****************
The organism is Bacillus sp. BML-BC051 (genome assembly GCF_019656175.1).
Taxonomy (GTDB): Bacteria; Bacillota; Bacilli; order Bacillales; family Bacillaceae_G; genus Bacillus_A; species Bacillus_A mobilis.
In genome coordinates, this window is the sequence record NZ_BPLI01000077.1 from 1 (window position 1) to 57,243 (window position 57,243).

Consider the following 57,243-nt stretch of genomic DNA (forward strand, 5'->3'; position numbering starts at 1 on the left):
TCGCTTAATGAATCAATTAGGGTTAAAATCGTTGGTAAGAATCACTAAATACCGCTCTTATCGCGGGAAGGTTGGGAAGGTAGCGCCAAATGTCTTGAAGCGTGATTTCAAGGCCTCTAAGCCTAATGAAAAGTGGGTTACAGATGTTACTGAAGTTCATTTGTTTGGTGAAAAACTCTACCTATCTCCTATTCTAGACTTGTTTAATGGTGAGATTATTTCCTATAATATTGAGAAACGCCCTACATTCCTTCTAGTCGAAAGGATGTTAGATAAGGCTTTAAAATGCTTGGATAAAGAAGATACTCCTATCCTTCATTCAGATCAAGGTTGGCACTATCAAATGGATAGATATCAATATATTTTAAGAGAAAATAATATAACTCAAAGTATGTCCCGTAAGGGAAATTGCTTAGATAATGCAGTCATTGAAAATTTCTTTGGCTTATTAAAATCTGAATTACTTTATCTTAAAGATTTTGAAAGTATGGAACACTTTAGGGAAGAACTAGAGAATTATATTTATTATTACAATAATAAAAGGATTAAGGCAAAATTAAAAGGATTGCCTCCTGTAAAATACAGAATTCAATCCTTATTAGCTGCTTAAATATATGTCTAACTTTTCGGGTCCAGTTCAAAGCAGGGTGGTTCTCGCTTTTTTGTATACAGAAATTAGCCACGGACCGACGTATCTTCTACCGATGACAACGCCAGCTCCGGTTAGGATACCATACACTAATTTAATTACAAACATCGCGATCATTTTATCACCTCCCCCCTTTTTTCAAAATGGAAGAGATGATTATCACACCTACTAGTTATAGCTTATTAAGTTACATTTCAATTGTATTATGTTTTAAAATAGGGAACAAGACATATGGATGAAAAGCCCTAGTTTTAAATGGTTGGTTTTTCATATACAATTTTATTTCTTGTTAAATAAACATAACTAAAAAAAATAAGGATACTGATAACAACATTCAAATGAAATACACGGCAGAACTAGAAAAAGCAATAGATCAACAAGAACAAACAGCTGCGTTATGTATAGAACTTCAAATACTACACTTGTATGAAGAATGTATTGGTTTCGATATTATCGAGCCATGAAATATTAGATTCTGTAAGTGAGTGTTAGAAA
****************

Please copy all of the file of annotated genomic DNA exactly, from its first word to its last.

The organism is Bacillus sp. BML-BC051 (genome assembly GCF_019656175.1).
Taxonomy (GTDB): Bacteria; Bacillota; Bacilli; order Bacillales; family Bacillaceae_G; genus Bacillus_A; species Bacillus_A mobilis.
In genome coordinates, this window is the sequence record NZ_BPLI01000077.1 from 1 (window position 1) to 57,243 (window position 57,243).

Consider the following 57,243-nt stretch of genomic DNA (forward strand, 5'->3'; position numbering starts at 1 on the left):
TCGCTTAATGAATCAATTAGGGTTAAAATCGTTGGTAAGAATCACTAAATACCGCTCTTATCGCGGGAAGGTTGGGAAGGTAGCGCCAAATGTCTTGAAGCGTGATTTCAAGGCCTCTAAGCCTAATGAAAAGTGGGTTACAGATGTTACTGAAGTTCATTTGTTTGGTGAAAAACTCTACCTATCTCCTATTCTAGACTTGTTTAATGGTGAGATTATTTCCTATAATATTGAGAAACGCCCTACATTCCTTCTAGTCGAAAGGATGTTAGATAAGGCTTTAAAATGCTTGGATAAAGAAGATACTCCTATCCTTCATTCAGATCAAGGTTGGCACTATCAAATGGATAGATATCAATATATTTTAAGAGAAAATAATATAACTCAAAGTATGTCCCGTAAGGGAAATTGCTTAGATAATGCAGTCATTGAAAATTTCTTTGGCTTATTAAAATCTGAATTACTTTATCTTAAAGATTTTGAAAGTATGGAACACTTTAGGGAAGAACTAGAGAATTATATTTATTATTACAATAATAAAAGGATTAAGGCAAAATTAAAAGGATTGCCTCCTGTAAAATACAGAATTCAATCCTTATTAGCTGCTTAAATATATGTCTAACTTTTCGGGTCCAGTTCAAAGCAGGGTGGTTCTCGCTTTTTTGTATACAGAAATTAGCCACGGACCGACGTATCTTCTACCGATGACAACGCCAGCTCCGGTTAGGATACCATACACTAATTTAATTACAAACATCGCGATCATTTTATCACCTCCCCCCTTTTTTCAAAATGGAAGAGATGATTATCACACCTACTAGTTATAGCTTATTAAGTTACATTTCAATTGTATTATGTTTTAAAATAGGGAACAAGACATATGGATGAAAAGCCCTAGTTTTAAATGGTTGGTTTTTCATATACAATTTTATTTCTTGTTAAATAAACATAACTAAAAAAAATAAGGATACTGATAACAACATTCAAATGAAATACACGGCAGAACTAGAAAAAGCAATAGATCAACAAGAACAAACAGCTGCGTTATGTATAGAACTTCAAATACTACACTTGTATGAAGAATGTATTGGTTTCGATATTATCGAGCCATGAAATATTAGATTCTGTAAGTGAGTGTTAGAAA